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FEI positions: how are they developed?

One of FEI's primary missions is "to represent the views of members before regulatory and legislative bodies and the public." Fulfilling this mission often requires the development of a position statement on proposed accounting standards and other regulations or legislation. What is the due process that assures that FEI positions reasonably represent the views of its members? How are FEI positions developed?

The simple answer is that FEI positions are developed by or in close cooperation with members. And before any official FEI position is released, it must be formally approved by an authorized committee representing the membership of FEI.

For many years, FEI has operated with two levels of FEI positions. First, FEI's technical committees are authorized to prepare and distribute position statements on issues that clearly fall within their scope of responsibility, provided that the position is approved by two-thirds of the committee's members. When issued, those statements reflect the views of the committee that has the responsibility and the technical expertise for dealing with the subject at hand, and those statements are presented as official positions of that FEI committee.

If an issue extends beyond the scope of responsibility of a specific comittee, the committee closest to the issue, or an ad hoc committee with representatives from two or more concerned committees, will be charged with drafting a position statement for submission to FEI's Executive Committee. Upon approval by a majority of the Executive Committee, the statement may then be published as an official position of FEI. In both cases, the process is driven by members representing members.

FEI's position on the Financial Fraud Detection and Disclosure Act in 1991 and the Institute's long-time support of federal financial management reform are examples of official FEI positions that received the approval of FEI's Executive Committee.

FEI currently has nine technical committees, each of which focuses on a specific area of concentration of importance to FEI members. These committees are made up of volunteer members who represent the membership at large. Committee members track developments, analyze issues, and study regulatory and legislative proposals from the Financial Accounting Standards Board (FASB), the Securities and Exchange Commission (SEC), Congress, federal agencies, and other regulatory bodies such as the U.S. Department of Labor and the Pension Benefit Guaranty Corporation.

Technical committees normally form subcommittees to track the various issues they follow. As an example, FEI's Committee on Corporate Reporting presently has four standing and sixteen ad hoc and project subcommittees, all staffed by CCR members. During the first half of 1992, CCR, among other things, submitted its comments on three exposure drafts and a discussion memorandum to the FASB, on another three exposure drafts to the International Accounting Standards Committee, and to the AICPA Auditing Standards Board.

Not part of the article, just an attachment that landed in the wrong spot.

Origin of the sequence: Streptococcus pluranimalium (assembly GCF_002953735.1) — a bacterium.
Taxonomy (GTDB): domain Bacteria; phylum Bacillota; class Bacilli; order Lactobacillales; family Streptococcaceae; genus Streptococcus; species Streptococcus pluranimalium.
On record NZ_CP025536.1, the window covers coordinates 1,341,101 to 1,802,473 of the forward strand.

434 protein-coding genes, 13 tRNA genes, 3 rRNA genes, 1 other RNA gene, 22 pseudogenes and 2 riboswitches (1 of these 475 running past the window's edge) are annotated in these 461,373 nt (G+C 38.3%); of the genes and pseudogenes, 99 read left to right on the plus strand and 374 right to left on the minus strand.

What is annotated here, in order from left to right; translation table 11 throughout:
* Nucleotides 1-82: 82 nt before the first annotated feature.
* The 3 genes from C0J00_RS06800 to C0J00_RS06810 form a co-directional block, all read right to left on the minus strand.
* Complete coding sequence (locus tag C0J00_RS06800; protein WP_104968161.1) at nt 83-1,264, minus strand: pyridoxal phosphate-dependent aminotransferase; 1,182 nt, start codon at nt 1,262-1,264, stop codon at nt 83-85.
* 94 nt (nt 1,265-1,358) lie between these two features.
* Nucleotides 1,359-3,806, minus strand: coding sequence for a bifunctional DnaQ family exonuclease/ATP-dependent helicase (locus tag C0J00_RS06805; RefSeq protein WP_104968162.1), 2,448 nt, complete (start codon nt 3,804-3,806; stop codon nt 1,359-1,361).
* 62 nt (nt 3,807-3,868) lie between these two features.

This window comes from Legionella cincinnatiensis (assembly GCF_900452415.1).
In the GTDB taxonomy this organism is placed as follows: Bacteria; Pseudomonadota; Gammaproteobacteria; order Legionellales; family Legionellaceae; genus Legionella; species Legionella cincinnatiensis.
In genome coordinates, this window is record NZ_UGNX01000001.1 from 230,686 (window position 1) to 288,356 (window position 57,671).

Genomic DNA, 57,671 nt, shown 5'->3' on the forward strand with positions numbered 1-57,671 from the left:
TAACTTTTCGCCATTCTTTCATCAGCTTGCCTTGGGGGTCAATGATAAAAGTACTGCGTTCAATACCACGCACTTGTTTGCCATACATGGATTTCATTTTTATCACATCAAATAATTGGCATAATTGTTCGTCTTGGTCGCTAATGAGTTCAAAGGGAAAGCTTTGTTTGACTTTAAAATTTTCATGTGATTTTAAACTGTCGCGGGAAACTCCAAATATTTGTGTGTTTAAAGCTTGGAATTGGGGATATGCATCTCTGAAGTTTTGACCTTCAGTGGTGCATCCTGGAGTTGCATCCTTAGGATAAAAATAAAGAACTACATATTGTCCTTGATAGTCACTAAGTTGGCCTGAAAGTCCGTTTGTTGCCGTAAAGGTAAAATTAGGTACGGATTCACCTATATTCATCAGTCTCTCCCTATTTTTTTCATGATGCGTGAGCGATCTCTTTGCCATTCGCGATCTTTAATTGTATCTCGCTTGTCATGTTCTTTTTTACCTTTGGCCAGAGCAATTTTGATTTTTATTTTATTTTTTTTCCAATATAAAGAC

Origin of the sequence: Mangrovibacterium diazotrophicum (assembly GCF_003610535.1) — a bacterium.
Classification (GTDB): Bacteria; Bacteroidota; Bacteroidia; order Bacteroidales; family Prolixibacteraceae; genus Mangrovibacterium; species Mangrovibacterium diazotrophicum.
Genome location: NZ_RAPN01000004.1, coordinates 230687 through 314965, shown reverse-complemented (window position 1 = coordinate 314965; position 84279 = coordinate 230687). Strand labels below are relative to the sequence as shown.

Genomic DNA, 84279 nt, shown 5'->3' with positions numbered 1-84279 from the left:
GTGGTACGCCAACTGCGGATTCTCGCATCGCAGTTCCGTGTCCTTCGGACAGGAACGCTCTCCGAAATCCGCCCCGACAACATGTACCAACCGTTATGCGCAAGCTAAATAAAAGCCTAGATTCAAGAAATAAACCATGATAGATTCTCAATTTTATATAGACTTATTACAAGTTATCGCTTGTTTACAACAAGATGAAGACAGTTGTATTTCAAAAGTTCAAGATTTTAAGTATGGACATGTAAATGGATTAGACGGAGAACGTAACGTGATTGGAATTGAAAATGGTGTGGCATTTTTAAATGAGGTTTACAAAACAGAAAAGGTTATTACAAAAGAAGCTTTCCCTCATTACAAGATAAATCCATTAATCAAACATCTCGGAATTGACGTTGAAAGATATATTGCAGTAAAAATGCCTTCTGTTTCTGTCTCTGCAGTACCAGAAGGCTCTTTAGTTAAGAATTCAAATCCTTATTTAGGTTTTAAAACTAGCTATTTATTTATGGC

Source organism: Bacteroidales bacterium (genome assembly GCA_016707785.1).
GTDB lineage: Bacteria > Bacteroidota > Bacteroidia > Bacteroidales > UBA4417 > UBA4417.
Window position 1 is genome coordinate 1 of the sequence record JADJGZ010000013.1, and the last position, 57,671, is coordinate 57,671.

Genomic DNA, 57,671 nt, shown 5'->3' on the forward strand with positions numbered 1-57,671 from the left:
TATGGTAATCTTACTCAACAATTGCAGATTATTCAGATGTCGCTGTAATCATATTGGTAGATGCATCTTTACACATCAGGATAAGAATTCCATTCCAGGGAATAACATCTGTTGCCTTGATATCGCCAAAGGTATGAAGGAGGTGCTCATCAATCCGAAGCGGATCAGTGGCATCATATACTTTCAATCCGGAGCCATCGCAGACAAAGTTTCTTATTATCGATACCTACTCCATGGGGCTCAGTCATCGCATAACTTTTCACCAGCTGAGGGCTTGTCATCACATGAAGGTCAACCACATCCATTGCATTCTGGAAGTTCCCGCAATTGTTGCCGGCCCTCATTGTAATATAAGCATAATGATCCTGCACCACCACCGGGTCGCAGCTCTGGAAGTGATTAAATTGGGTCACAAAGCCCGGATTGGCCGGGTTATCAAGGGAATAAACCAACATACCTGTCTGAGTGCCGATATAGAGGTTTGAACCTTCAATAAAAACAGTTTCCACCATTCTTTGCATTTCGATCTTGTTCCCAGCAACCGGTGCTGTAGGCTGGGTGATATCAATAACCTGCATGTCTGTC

Similarly, FEI's Committee on Government Business (CGB) testified before the Cost Accounting Standards Board on the Board's role and mission; the Committee on Investment of Employee Benefit Assets (CIEBA) urged the SEC to keep its investment advisor status for pension fund real estate advisors; and the Committee on Government Liaison (CGL) urged the Senate Judiciary Committee to support the Product Liability and the Access to Justice Acts. Look at any issue of FEI's Briefing and you will see that all of our technical committees are very active and involved.

This is one way in which FEI works to represent the interests of its members. Committee members contribute generously of their time and effort for the benefit of all members and we owe them a debt of appreciation. I would welcome your comments.

P. Norman Roy President Financial Executives Institute
COPYRIGHT 1992 Financial Executives International
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Copyright 1992, Gale Group. All rights reserved. Gale Group is a Thomson Corporation Company.

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Title Annotation:From the President; Financial Executives Institute
Author:Roy, P. Norman
Publication:Financial Executive
Date:Sep 1, 1992
Words:595
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